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There are thousands of different supplements in the market and sometimes choosing among the great variety of brands can be difficult. Many are specifically marketed for women’s use but which supplement should you go for? What are the nutrients that women are more likely to lack due to their diet? In this week’s article find out the top 3 supplements for women!


Calcium is one of the minerals most often lacking in European diets. Of course, my advice would be to should choose calcium from food sources such as dairy products, fortified foods, soybeans, dark leafy greens, fish, and raisins. Aim to have three servings of low-fat or non-fat dairy each day to help bridge this gap. If you are struggling with consuming enough calcium rich foods, you should choose a calcium supplement. Look for calcium citrate or lactate as these forms are best absorbed by the body.

What it does

• helps keep bones and teeth strong
• helps muscles and blood vessels contract and expand
• sends messages through the nervous system
• secretes hormones

Why you need it

Your body needs calcium to build and maintain strong bones. Women start losing bone density in their twenties as the normal cycle of bone breakdown and reformation is slightly being altered. Thus, calcium consumption is important for aging adults, particularly postmenopausal women whose bone breakdown happens at a faster pace than bone formation, resulting in bone loss and increased risk of osteoporosis over time. Calcium is your single best defence, and you should start taking it now. The daily reccommendation for adult women is 1,000 mg of calcium but this may increase up to 1,200 mg for women over 60 years old or pregnant women.


What it does

• carries oxygen in the body
• aids in the production of red blood cells
• supports immune function, cognitive development
• temperature regulation
• is essential for proper cell growth

Why you need it

Low iron intake causes your body to reduce the production of red blood cells, causing a condition known as anaemia. This can lead to unrelenting fatigue and shortness of breath while doing activities that aren’t very strenuous. Moreover, you may have difficulty maintaining body temperature and decreased immune function, which means you will be more susceptible to infections. Specifically for women, blood loss during their period depletes the body’s iron stores, so it’s particularly important for women with heavy periods to eat iron-rich foods or take supplements.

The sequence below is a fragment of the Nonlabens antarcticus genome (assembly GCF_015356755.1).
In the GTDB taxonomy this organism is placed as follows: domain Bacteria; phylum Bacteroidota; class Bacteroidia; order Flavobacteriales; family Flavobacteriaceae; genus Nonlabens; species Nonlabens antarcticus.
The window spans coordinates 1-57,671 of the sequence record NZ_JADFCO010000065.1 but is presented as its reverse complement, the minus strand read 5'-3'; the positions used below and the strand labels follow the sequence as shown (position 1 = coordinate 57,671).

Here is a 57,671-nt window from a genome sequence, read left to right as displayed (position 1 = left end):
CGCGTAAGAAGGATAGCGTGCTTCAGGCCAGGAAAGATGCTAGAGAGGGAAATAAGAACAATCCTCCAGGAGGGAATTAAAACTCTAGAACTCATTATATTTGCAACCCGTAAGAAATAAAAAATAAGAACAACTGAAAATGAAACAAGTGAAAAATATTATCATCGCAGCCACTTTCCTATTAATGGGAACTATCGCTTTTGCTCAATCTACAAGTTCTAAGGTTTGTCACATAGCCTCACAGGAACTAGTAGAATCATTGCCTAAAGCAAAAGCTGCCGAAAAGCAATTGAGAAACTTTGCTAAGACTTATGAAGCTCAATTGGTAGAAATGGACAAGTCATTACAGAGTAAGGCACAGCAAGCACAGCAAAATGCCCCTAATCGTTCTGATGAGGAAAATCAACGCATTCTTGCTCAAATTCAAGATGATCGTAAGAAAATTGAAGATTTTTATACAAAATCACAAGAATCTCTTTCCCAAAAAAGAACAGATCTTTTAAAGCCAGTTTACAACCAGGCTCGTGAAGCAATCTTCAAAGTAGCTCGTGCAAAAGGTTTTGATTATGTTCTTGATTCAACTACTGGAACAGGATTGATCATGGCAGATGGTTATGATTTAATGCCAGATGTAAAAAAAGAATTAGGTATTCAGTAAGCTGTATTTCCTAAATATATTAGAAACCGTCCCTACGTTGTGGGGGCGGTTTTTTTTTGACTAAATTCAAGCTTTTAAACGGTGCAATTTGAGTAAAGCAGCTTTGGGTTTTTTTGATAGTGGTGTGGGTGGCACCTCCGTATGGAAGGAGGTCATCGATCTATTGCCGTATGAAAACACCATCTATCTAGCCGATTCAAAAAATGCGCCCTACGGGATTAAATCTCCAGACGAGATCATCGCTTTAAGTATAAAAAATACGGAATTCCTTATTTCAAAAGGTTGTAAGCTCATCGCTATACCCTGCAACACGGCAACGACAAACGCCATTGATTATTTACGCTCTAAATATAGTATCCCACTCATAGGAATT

Best iron food sources

Make sure your diet includes lean red meat, chicken, turkey, fish, whole grains, cereals, dark-green leafy vegetables and beans. If you choose an iron supplements, ferrous sulfate is most easily absorbed. And don’t forget to take the supplement along with foods rich in Vitamin C since they enhance your body’s iron absorption.

How much do you need

14-18 years: 15 mg/day
19-50 years : 18 mg/day
51 years and over: 8 mg/day
Pregnant: 27 mg/day
Breastfeeding Under 19 years: 10 mg/day
Breastfeeding 19 years and over: 9 mg/day


What it does

• helps produce and maintain new cells, including red blood cells
• maintains proper balance in the nervous system’s message-carrying molecules
• necessary for proper brain function for mental and emotional health

Why you need it

Folate is necessary for the prevention of anaemia and is absolutely essential to any pregnancy. Folate deficiency during pregnancy can lead to serious complications, including premature births and infants born with a condition known as neural tube defects. According to research women who take folic acid supplements before conception and during the first trimester may significantly reduce these risks. The daily recommended amount is 400 micrograms, but it increases to 600 micrograms for pregnant women and 500 micrograms for breastfeeding women. Furthermore, studies suggest that people with low intake of folate are also at increased risk for certain types of cancer.

Best folate food sources

Natural sources include leafy green vegetables, fruits, and beans; the synthetic form of folate (known as folic acid) is found in supplements and often added to enriched cereals, breads, pastas, and rice.

Feel free to have a look at the Supplements section of our Nutrition page where you can find these three supplements and many more on offer!

By Kleio Bathrellou
Associate Nutritionist

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